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Nonnina’s Sicilian Cuddureddi Biscuits

Nonnina’s Sicilian Cuddureddi Biscuits

There is something about these biscuits that bring back the most wonderful memories time and time again.

This is a traditional Sicilian festive biscuit, so you would always find them on the table Christmas Day and any other social event leading up to it. My Nonnina was renowned for them, and to our family, they are known as Cuddureddi. But to others, they might be known as Buccellati or Cucciddati. Nonnina would fill these beautifully delicate shortbread pastry with either her homemade fig jam, or a homemade zucchini jam (which was so delicious!).

I have a version of this recipe from my Zia, and I’ve spent some time to recreate it in my own kitchen. The pastry I think is spot on, but the filling Nonnina used was different. Most commonly they are made with a combination of dried fig, nut and spice mix for the filling. And yes they do work wonderfully like this – but they don’t quite taste the same as my Nonnina’s.

There are so many variations to this biscuit, it amazes me how much it can differ between each little Sicilian town. If you have the time, and it’s the season for it, then please go ahead with a traditional fig jam. But for today, I made them with the alternate filling below.


Preparation Time - 1 hour, plus resting of the dough

Cooking Time - 20 minutes

Makes approximately 40 biscuits


For the pastry

  • 500g plain flour
  • 180g icing sugar
  • 2 tsp baking powder
  • A pinch of sea salt
  • 200g chilled butter (Nonnina would use lard)
  • 3 free range eggs, plus 1 egg yolk, beaten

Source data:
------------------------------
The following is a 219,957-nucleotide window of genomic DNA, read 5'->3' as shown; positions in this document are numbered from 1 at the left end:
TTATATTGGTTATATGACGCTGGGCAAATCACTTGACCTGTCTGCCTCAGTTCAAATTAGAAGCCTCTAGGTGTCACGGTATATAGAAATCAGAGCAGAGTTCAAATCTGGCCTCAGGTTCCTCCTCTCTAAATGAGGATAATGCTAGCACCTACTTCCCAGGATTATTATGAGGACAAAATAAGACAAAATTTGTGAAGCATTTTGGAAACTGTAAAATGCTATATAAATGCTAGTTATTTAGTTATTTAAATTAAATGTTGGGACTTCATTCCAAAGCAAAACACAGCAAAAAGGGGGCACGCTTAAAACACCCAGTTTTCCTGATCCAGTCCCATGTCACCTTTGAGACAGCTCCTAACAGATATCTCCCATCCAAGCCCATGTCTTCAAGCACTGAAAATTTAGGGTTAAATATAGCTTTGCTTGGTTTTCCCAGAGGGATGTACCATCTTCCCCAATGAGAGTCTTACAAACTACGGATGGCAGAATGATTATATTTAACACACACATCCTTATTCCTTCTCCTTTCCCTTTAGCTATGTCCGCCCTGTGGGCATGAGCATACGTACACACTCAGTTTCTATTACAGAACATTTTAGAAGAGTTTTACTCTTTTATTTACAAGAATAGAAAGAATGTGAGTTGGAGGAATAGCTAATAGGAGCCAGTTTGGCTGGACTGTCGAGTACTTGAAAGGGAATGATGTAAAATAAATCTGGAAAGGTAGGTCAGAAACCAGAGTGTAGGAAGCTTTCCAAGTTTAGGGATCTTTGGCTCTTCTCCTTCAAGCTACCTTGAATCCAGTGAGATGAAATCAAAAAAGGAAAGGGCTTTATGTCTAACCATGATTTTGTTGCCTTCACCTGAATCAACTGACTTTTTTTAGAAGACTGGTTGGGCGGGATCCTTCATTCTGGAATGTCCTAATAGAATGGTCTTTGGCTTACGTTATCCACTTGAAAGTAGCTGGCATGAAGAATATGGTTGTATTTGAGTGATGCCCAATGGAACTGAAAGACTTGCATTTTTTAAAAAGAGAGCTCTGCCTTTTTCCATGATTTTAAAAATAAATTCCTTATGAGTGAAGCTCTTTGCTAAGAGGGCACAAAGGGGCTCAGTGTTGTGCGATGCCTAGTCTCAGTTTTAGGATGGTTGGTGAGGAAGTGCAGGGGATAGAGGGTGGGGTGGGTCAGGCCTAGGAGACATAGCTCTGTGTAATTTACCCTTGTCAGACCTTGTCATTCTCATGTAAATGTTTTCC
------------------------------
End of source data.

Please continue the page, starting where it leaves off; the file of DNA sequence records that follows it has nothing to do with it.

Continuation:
For the filling

  • 500g dried figs
  • 150g raisins
  • 120g blanched almonds
  • 35g pine nuts
  • 35g pistachios
  • 125g honey
  • 200g marmalade
  • 1 large orange, zest only
  • A pinch of ground cinnamon



Start this recipe with the pastry. Place the flour, icing sugar, baking powder and sea salt into a mixing bowl. Cut the butter into small cubes, dropping them into the bowl also. Rub together until the mixture resembles breadcrumbs. Add the eggs, mixing until it all starts to combine. Using your hands, work the ingredients until it starts to form a dough. If it is too sticky, add some extra flour. Or water, if you feel the dough is too dry. Wrap in clingfilm and refrigerate for a minimum of 1 hour.

In the meantime, place the dried figs into a bowl of hot water and set aside for 10 minutes to soften.

Drain and let cool slightly. Remove the stems and roughly chop. Place into a food processor along with the nuts and raisins, and pulse until a thick chunky paste is formed. Add to a clean seperate bowl, along with the remainder of the filling ingredients. Combine and leave to chill in the fridge.

To assemble the biscuits

Working in batches so the pastry won't warm too much, cut a small amount of the dough and place the rest back in the fridge, wrapping in clingfilm. On a clean surface dusted with flour, roll out the dough until it is approximately 2-3mm thick. Using a cookie cutter, start cutting out shapes in the dough, you will need to work quickly. Spoon small amounts of filling into the centre, and place another cut piece of dough to form a ‘lid’. Press down gently enough to secure the dough, but not lose the delicate shape from the cookie cutter. Repeat this process until all the pastry and filling have been used.

Transfer the finished cookies onto baking trays lined with baking paper. Bake for 15 - 20 minutes in a preheated oven set to 180C fan-forced. Let cool, then dust with icing sugar to serve.

Note: If you have left over dough, simply roll into small balls and place onto a baking tray, pressing down gently with your finger tip. It helps if both the pastry and the mixture and cool when making these biscuits.